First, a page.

Sinegugu Zukulu is a dynamic, inspiring and deeply committed educator, social and environmental activist, and a professional environmental manager. He was born on the Pondoland Wild Coast, a place of deep significance in his life. He spearheaded the fight for the protection of the Xolobeni dunes on the Wild Coast against an Australian titanium mining company and also vigorously opposes the proposed N2 toll road. He was also instrumental in linking GET with the Somkhele communities affected by mining and is a champion for the rights of rural communities affected by mining. These are on-going battle that he somehow manages in-between an incredibly pressured workload. He is currently Programme Manager for uMzimvubu Landscape and manages the protection of an extensive mountain catchment with the assistance of rural communities and other role players in the Transkei. Sinegugu began his career as an innovative Geography teacher at Kearsney College, and as a leadership trainer with the Department of Education. He has two academic degrees: BA Ed (Geography and Education), and a Master of Philosophy in Environmental Management. He has held management positions with the South African National Botanical Institute, Endangered Wildlife Trust, Sustaining the Wild Coast (SWC), and Indalo Yethu Trust, when he coordinated the Climate Train for COP17. He has also appeared in many television shows including Shoreline, Carte Blanche and 50/50, and a series of films on YouTube advocating against environmental degradation. Sinegugu believes that cultural ecotourism is an essential tool to boost job creation within rural communities as it performs an important role of passing down valuable indigenous knowledge to the younger generation, who would otherwise lose their connections with their rich traditions. Sinegugu has authored more than ten books of which the latest is the Medicinal and Charm plants of Pondoland.
Sifiso Senzo Dladla
Sifiso Dladla was born and bred in Pietermaritzburg. He became a community activist while still at school when the Greater Edendale Development Forum (GEDF) was formed, a poverty reduction strategy of Msunduzi Municipality focussed on the Edendale area. He later became GEDF’s Communications Officer. He holds various certificates from international and local training institutes covering a broad range courses including gender equality, Alternative to Violence Project (AVP), Neuro-Linguistic Programming (NLP), and a Leadership course by the University of KZN. He worked as a journalist and a film producer before dedicating his life to community activism. The change in career direction came as a direct result of producing a film for SABC's 50/50 about the Somkhele communities living adjacent to Somkhele mine, close to the boundary of the Hluhluwe-iMfolozi Park in Zululand. The social, economic and environmental injustices he witnessed spurred him on to join forces with Somkhele elders and leaders committed to upholding both tribal and the constitutional laws of South Africa that protect the well-being of all citizens through the provision of a healthy environment, clean air and water, and sustainable livelihoods. In May 2014, he became involved in Fuleni where he has been supporting community activists opposed to Ibutho Coal's proposed Fuleni Anthracite Project. Since January 2016 he has been working at UCT in the Land and Accountability Research Centre (LARC) but is still actively involved with GET and the Somkhele and Fuleni communities. Sifiso is currently the Mining and Extractives Lead at ActionAid South Africa.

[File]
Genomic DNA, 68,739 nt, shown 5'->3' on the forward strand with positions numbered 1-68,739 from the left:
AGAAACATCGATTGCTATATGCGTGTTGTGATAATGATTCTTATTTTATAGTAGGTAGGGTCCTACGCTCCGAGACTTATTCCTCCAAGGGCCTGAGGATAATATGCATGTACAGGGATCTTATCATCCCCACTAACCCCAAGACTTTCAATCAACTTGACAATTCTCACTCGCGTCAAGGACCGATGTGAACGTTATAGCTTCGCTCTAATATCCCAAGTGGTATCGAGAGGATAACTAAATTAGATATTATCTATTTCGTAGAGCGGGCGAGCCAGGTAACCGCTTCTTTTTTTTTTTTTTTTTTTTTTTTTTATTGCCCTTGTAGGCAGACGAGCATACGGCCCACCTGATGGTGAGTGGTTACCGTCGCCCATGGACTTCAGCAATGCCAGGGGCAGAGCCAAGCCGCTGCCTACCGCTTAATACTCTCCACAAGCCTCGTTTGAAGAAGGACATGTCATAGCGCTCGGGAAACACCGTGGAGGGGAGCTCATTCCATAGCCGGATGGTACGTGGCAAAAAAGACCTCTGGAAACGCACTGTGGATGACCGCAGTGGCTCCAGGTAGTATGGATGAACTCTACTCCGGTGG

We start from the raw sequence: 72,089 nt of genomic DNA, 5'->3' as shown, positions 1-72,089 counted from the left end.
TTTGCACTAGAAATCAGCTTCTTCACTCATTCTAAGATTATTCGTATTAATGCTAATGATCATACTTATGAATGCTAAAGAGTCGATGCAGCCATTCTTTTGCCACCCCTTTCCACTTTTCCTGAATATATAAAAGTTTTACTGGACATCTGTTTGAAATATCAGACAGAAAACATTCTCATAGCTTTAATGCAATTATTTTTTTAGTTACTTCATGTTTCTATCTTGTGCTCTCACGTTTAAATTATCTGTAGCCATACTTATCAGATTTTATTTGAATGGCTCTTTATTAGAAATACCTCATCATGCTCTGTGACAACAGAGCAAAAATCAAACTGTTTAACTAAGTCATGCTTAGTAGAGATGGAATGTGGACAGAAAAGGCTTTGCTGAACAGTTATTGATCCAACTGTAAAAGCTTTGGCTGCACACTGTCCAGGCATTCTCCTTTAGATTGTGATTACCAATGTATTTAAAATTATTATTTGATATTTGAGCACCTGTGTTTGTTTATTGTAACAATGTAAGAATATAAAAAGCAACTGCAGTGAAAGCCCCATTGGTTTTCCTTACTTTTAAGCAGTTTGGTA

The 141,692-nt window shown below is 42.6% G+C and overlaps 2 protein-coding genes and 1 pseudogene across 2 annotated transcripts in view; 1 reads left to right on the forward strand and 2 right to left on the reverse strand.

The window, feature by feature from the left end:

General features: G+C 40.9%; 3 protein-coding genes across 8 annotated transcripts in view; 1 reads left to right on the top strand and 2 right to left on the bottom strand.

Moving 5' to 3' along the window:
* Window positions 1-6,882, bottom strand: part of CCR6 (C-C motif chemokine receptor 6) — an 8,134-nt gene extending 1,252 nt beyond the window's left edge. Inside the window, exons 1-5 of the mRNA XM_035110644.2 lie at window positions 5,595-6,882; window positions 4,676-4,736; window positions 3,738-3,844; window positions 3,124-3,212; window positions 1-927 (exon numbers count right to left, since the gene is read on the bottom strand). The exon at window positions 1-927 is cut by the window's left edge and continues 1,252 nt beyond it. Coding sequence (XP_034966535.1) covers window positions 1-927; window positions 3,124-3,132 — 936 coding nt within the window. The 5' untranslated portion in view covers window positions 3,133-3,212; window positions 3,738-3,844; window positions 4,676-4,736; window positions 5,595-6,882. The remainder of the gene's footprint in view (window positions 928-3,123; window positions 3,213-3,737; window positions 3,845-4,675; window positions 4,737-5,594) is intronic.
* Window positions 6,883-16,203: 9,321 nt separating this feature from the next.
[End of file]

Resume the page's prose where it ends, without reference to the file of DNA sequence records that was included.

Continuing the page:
Lihle is an environmentalist, conservationist and activist. In 2005 she was the first black female to graduate from the Wilderness Leadership School as a Wilderness Guide. From an early age she fell in love with nature and as an adult she volunteered with environmental organisations such as Earth Life Africa, Eco Peace and the Wilderness Action Group. In 2008 Lihle found her true calling in combining her counselling skills with her guiding skills when taking tours for the Wilderness Foundation for vulnerable and disadvantaged youth, using the healing power of nature to help them. She is the co-founder of Fezufunda Eco Environmental Youth Development Centre in KeiMouth, Eastern Cape. Lihle has worked for the EarthLore Foundation as a Community Animator, running community dialogues with the community of Fuleni and Somkhele in the Northern Zululand. The Dialogues are aimed at reviving traditional knowledge, Indigenous Seeds and Secret Sites with the Elders. In 2012, she was invited to join the Tracks of Giant expedition where she undertook a six month coast-to-coast journey across southern African countries linking major conservation areas. Following historical elephant migration paths, the entire 5000km journey was undertaken by foot, mountain bikes and kayak. The aim of the expedition was to rekindle the rapidly declining indigenous knowledge base of human – animal interface, and indigenous solutions to conservation challenges and issues. In October 2013, Lihle attended one of the biggest environment congresses in the world, the WORLD WILDERNESS CONGRESS (WILD 10) in Spain – Salamanca. Lihle presented her Experiential Education work and Tracks of Giants Expedition experience at different seminars and plenary sessions. This event led to her being asked to take part in a documentary film about young underprivileged women being taken into the Wilderness for the first time. As their mentor, counsellor and wilderness guide, Lihle was perfect for the film. Sisters of the Wilderness was released in 2018 and is a multi-award winning social impact feature-length documentary. The film aims to re-connect people with the wilderness, raise awareness about the value of nature to our well-being and help the efforts to save the iMfolozi wilderness from the threat of unsustainable mining and illegal hunting of its rhinos. Exactly like Lihle herself. Lihle is currently studying Counselling Psychology through UNISA.